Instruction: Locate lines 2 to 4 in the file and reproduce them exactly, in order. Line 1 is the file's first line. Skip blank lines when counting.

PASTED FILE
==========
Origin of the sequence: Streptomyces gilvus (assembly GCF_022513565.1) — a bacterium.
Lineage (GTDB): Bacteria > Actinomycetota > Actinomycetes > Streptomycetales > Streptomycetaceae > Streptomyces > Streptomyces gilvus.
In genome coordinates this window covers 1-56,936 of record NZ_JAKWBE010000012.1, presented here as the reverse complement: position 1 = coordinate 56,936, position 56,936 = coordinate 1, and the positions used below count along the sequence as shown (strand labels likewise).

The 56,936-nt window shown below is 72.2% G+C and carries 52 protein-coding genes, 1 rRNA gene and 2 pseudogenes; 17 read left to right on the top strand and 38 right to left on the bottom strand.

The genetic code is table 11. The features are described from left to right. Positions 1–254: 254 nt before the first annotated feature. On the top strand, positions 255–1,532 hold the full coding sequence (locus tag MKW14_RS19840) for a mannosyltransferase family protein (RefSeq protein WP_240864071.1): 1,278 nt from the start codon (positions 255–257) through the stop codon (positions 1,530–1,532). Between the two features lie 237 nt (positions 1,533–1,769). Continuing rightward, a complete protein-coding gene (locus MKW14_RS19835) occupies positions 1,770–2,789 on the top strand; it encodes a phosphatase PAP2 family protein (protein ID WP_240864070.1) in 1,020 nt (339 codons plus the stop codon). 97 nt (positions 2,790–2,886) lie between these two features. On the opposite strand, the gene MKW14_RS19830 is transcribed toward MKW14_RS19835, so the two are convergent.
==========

Lineage (GTDB): Bacteria > Actinomycetota > Actinomycetes > Streptomycetales > Streptomycetaceae > Streptomyces > Streptomyces gilvus.
In genome coordinates this window covers 1-56,936 of record NZ_JAKWBE010000012.1, presented here as the reverse complement: position 1 = coordinate 56,936, position 56,936 = coordinate 1, and the positions used below count along the sequence as shown (strand labels likewise).

The 56,936-nt window shown below is 72.2% G+C and carries 52 protein-coding genes, 1 rRNA gene and 2 pseudogenes; 17 read left to right on the top strand and 38 right to left on the bottom strand.